When I was seven years old, my mom and I were on a roadtrip to my oldest brother’s college football game. I was studying my mom’s face, acknowledging that she never smiled. It made me mad, so I asked her why. She just looked at me and shrugged. That’s my first clear memory of resenting what I later learned was my mother’s depression.
My mom’s depression manifested in a variety of ways. She would wake up to get us off to school, but when we got home in the afternoon she’d be asleep in the dark basement bedroom. She’d then get up to feed us dinner and head straight back to bed.
The first playdate I went on made my realize just how different my mom was than other moms I knew. I vividly remember my friend’s mother asking us how our day was, what we learned that day, and what we wanted to do that afternoon. I recall the tears that stung my eyes in that moment because my own mother never asked me these questions. I felt sad and ashamed of how different she was.
The more time I spent with friends’ moms, the more hurt I felt by my own mother’s apathy in comparison.
The more time I spent with friends’ moms, the more hurt I felt by my own mother’s apathy in comparison. I grew painfully aware of the birthday parties she never threw and the meaningful conversations that never occurred.
As children, my brothers and I fought for the little attention that my mother offered. We ached to be near her. When she was awake, we wrestled each other to sit on her lap or hold her hand. When she was asleep, one of us slept by her, just to feel closer. After a while, I gave up — it hurt too much to keep fighting for her attention.
I began coping with my mother’s emotional neglect by imagining my future. When she hurt me, I envisioned how different I’d be as an adult. I viewed my mother as someone who gave up — on herself, and on us. Instead of fighting for joy or meaning, she dwelled in darkness. But I’d be different. Witnessing her complete and utter despair instilled in me a deep devotion to light and life that’s so resolute, it’s life or death. Her imprisonment made me that much more committed to choosing life and freedom, and to be the mother I ached for my entire life.
I’d live with passion and enthusiasm. I would care about the details. My children would never doubt my love for them nor the importance of their every interest to me. I would be successful outside of my children; I wouldn’t rely on them for my identity. I would make an impact on this world. I’d create my own path and design my life exactly the way I wanted it to be. I had no idea how I’d go about this, but I held no greater conviction than to live a life opposite of my mother’s.
I was failing classes, sleeping 18 hours a day, and isolating from anyone that cared about me.
By the time I entered college, I had very high expectations for myself. But as my first semester persisted, I realized the cycle of depression didn’t stop at my mother — it creeped into my own psyche as well. I began fighting my own battle and, at times, it crippled me. I was failing classes, sleeping 18 hours a day, and isolating from anyone that cared about me.
I was so terrified that my genetic predisposition had already decided my fate that I pursued help like my life depended on it because, in my mind, it did.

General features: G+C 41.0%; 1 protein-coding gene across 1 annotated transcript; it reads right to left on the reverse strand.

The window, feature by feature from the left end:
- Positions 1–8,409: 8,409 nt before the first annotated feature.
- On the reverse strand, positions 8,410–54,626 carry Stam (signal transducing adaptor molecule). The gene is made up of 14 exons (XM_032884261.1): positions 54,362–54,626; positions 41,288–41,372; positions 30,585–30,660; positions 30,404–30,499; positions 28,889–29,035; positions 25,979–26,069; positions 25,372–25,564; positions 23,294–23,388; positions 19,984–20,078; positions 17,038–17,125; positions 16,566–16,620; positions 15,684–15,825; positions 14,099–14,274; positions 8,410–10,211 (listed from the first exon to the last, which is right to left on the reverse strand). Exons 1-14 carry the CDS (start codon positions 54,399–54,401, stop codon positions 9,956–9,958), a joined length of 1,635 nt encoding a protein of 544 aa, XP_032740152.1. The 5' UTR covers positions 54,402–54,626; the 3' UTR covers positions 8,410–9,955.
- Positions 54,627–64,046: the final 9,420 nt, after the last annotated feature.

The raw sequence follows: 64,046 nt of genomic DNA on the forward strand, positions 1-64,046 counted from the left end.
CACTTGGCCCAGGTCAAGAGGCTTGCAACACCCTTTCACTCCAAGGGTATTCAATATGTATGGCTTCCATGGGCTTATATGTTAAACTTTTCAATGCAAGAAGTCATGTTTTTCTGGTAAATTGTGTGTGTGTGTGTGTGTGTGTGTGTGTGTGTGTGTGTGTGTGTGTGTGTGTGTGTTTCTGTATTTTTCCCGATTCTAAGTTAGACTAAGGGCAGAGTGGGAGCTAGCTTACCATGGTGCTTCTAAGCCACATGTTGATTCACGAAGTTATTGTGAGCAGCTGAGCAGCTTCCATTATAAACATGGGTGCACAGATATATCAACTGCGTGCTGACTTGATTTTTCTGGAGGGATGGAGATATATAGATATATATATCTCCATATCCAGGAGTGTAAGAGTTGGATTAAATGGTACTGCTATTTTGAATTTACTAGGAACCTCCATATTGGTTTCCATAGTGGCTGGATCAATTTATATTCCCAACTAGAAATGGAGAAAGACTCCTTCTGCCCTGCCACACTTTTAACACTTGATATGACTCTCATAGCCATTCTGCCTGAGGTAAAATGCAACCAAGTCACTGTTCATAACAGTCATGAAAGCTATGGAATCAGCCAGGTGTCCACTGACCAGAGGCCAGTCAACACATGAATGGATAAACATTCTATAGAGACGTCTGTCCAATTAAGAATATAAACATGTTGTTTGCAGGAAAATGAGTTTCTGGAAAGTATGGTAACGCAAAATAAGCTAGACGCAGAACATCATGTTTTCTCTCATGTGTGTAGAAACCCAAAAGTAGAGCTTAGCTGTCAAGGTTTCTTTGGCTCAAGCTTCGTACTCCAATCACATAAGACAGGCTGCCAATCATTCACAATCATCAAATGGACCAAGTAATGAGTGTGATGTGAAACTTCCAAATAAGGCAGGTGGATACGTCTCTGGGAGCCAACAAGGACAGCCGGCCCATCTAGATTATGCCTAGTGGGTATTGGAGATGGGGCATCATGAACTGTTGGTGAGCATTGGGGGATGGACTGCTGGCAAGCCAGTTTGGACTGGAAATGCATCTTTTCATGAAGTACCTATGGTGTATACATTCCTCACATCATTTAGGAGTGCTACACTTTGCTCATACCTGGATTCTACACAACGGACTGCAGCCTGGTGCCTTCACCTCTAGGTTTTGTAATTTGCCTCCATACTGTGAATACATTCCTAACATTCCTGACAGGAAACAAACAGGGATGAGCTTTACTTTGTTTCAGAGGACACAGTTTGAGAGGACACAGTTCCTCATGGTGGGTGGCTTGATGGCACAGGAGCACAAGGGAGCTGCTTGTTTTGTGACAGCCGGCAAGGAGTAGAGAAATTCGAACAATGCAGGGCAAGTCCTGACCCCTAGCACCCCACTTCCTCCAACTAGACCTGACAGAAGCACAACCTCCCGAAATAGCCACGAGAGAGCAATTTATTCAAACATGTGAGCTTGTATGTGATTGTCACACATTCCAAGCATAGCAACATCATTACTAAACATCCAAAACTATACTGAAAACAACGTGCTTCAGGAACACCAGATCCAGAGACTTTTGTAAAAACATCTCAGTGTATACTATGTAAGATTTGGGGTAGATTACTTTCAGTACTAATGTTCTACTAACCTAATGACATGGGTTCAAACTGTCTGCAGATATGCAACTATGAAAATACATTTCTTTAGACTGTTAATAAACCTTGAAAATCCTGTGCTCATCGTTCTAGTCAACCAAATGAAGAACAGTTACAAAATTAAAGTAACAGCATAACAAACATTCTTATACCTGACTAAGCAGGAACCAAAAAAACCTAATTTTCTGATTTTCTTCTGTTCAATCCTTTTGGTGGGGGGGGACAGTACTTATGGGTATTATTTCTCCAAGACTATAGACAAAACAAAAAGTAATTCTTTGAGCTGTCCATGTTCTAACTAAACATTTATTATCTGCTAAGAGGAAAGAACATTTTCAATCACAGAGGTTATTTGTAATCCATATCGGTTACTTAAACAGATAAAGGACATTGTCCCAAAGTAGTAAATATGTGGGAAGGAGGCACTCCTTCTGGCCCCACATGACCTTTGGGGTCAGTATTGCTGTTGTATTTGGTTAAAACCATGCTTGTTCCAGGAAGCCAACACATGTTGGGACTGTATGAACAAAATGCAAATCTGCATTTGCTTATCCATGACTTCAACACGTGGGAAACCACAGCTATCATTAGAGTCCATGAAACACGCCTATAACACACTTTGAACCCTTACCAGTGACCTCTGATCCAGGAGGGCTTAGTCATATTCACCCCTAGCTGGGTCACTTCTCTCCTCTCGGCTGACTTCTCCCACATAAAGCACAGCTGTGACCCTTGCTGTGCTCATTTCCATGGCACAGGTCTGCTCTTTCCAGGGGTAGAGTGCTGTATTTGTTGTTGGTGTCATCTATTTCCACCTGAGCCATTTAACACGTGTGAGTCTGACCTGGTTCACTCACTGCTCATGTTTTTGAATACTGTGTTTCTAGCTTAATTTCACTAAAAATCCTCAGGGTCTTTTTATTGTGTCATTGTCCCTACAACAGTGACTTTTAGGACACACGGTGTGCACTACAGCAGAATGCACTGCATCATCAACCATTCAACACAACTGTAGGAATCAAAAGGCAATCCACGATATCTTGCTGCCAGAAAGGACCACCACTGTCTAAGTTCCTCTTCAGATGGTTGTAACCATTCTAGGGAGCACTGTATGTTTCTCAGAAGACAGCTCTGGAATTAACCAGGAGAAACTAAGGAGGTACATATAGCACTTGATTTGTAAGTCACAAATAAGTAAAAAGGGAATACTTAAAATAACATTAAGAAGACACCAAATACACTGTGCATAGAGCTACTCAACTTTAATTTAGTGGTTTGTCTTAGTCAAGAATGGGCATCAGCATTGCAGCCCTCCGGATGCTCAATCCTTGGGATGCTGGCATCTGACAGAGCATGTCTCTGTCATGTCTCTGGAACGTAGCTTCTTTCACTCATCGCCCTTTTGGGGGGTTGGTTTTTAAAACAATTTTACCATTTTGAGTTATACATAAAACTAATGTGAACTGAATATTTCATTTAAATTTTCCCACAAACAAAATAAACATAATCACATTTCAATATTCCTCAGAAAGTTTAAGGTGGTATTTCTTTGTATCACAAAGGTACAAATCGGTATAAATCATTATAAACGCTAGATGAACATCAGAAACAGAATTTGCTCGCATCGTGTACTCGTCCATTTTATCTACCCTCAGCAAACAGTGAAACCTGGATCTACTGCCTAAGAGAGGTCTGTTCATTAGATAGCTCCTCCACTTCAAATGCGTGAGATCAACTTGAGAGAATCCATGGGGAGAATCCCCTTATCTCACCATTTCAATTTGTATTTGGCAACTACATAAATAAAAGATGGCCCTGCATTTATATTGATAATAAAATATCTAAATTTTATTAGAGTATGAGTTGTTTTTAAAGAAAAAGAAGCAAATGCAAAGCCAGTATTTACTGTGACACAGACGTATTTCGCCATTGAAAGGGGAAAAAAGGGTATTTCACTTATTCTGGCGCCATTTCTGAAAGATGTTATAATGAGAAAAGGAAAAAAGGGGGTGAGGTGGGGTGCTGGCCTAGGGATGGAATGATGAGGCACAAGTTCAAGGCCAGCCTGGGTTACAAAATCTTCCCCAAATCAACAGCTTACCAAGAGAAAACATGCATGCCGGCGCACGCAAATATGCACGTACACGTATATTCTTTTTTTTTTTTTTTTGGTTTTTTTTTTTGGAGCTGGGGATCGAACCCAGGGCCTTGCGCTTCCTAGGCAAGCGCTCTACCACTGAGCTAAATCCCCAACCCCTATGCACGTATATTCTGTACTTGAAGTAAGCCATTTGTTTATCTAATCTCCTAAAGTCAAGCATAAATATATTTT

I made an appointment with the university’s wellness center and spent months figuring out the right medication and dosage. I surrounded myself with positive, supportive friends, narrowing my circle to only those people who inspired me. I gave a voice to my childhood experience, and worked on releasing the shame that I carried from my dysfunctional upbringing.
With the help of professionals and supportive friends and family, I’ve realized how critical it is to my mental health to do fulfilling work and have hobbies. I make sure to set firm goals for myself and to always keep my mind engaged. Fitness also plays a massive role. Running marathons, competing in bodybuilding competitions, and becoming certified in Pilates all serve to make me feel strong and capable.
I still feel shitty sometimes, but no matter how shitty I feel, I find strength in the life I’ve always dreamed of for myself. This vision gives me resolve. It makes challenging decisions for me prior to meeting them. I fear mediocrity in a way that many face fear of risk. Surrendering is not an option — I’ve seen that surrender and I’ve watched a life stolen by the capture of depression.
My mother’s depression taught me that we are on this earth to live fully and with joy. Of course, life can be beyond hard at times. But no matter the circumstances we’re given, we have the power to make our life what we want it to be with the right vision, dedication, and commitment. That’s why I’ve never stopped envisioning my future self. It has always been, and continues to be, my guiding light.
My own hardships made me realize that my mother’s mental illness was not so simple.
I’ve been married now for 10 years and we have adopted three children. Having gone through my own mental hardships to get to where I am today made me realize that my mother’s mental illness was not so simple. She didn’t have the resources I have. She didn’t have a support system — my father was hard on her, diminishing her self-confidence. She had my oldest brother at a very young age, and she didn’t have the opportunity to go to college and create an identity for herself. She suffered in silence, without options, and it breaks my heart to think that she carried that burden alone.
Today I know that my mom loved my brothers and I very much. She kept us safe. She worried about our future and wanted us to be happy. My childhood experience is mine to claim, but I have tremendous compassion for the pain she endured and the subsequent strength her pain provided me. It’s a compassion that I hope my children will carry on for us both.